That means in reality that I was in fourth, not third, in the league FAAB pecking order.

Here is where it gets really ugly for me.

Despite the flurry of trade activity across MLB, only three prime players came over to the Senior Circuit this past week.

In fact, one could argue there were only two. No one will dispute the pedigrees of pitcher John Lackey, now a St. Louis Cardinal, and Asdrubal Cabrera, a new member of the Washington Nationals.

The third is possibly damaged goods – a 2013 American League All-Star followed by a disappointing first half and most recently, coming off a disabled list stint due to a knee problem. Oh yes, and Justin Masterson’s velocity is down this season, too.

So the question is whether the other new member of the Cardinals rotation was worth my maximum bid. Normally, I would say, “probably not.” But the reality is that if I somehow managed to escape the Gianella-Gardner gauntlet, not only does Trachtman also hold $52, Phil Hertz was right behind at $51.

Speaking of Hertz, I have to digress for a moment.

Phil is the master of the “sweetener,” a process in which he asks for a few dollars of FAAB ostensibly to balance out a trade. Of the four league deals this season in which FAAB has changed hands, Phil was the cash recipient in three. (The other was the aforementioned Gianella windfall.)

To top it off, Hertz made a trade on Sunday afternoon, eight hours before the deadline. He dumped Chris Young for $3 FAAB. My spirits dropped upon reading the deal was done.

I have been conditioned to receive a note from Phil every weekend, offering the guys he plans to drop that night in trade. In this case, he got a bite.

I feared the $3 would allow Hertz to leap ahead of me in the FAAB queue this week, but alas, the money cannot be used in the same week in which it changes hands.

If Gianella, Gardner and Gianella nab Lackey, Cabrera and Masterson, Phil would have the hammer next week – or would he?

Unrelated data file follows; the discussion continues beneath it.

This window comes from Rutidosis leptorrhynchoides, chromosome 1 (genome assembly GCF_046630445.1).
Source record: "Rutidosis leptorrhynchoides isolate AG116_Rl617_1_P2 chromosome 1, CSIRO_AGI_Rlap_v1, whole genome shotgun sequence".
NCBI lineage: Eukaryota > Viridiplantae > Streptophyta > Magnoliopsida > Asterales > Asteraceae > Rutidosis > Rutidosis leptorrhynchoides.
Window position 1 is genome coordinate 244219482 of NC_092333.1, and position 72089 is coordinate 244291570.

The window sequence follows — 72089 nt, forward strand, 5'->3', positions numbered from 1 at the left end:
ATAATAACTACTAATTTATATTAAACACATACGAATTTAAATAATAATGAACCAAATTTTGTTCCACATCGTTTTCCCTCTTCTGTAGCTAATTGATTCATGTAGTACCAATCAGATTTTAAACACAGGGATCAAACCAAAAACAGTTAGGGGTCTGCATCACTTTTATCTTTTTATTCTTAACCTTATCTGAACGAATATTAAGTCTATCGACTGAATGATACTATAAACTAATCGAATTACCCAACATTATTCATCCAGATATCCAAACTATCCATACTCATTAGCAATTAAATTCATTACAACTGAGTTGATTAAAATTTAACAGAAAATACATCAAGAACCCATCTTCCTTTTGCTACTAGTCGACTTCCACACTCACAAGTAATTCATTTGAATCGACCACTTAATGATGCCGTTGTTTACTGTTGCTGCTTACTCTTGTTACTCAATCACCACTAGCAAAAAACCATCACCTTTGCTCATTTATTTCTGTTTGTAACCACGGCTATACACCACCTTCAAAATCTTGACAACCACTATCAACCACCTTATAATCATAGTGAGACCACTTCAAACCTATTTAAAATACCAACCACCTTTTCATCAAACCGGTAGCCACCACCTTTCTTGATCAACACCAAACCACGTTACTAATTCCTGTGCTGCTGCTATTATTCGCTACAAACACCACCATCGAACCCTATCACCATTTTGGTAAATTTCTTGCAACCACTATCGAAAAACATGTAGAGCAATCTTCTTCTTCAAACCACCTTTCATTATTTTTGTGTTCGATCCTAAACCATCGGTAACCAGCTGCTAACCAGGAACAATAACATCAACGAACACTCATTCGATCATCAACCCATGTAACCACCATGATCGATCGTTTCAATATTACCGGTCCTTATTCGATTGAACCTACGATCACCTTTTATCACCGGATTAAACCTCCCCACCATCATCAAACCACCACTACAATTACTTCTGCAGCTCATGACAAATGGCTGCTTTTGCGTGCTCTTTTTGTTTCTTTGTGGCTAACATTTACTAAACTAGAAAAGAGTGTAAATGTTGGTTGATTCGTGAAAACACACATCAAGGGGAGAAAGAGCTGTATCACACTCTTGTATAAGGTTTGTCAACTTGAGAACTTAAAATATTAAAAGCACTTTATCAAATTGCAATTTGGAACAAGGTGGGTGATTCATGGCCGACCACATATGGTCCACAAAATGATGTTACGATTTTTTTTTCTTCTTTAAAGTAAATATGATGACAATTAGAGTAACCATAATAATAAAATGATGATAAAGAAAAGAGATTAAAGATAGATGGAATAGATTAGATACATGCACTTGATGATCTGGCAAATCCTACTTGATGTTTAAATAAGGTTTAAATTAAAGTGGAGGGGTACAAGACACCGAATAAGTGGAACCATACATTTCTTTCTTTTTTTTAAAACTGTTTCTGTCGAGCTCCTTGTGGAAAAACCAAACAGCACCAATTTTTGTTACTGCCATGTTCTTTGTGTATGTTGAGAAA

There is another factor that would give me the edge going forward for any waiver wire trades into the NL, or so I thought. With Cliff Lee apparently out for the season, I decided to put in a Sunday night FAAB reclaim.

Had Lee cratered before the All-Star Game, I could have recovered all $27 I spent on draft day. Unfortunately, in the second half, I get back only half, rounded down, or $13. (To be honest, half of the money back in the second half is more than fair. I think the league policy is too liberal, but right now, I will take the cash.)

Even if I would spend $52 on Masterson, $13 would give me enough pocket money for minor acquisitions for the remainder of the season. Otherwise, I might carry the FAAB hammer myself.

So I bid $52 for all three players: Lackey, then Cabrera, then Masterson. I got none of them, with all going for exactly $53 each. Cabrera went to Gardner with the other two joining Gianella, just as I expected.

Even my FAAB reclaim gambit fell short. While I now have $65, it still isn’t the maximum amount. Turns out that Trachtman pulled his own Cliff Lee move with a more costly player out for the year, Paul Goldschmidt. As a result, Trachtman added $19 to his war chest and currently has me outflanked by $4.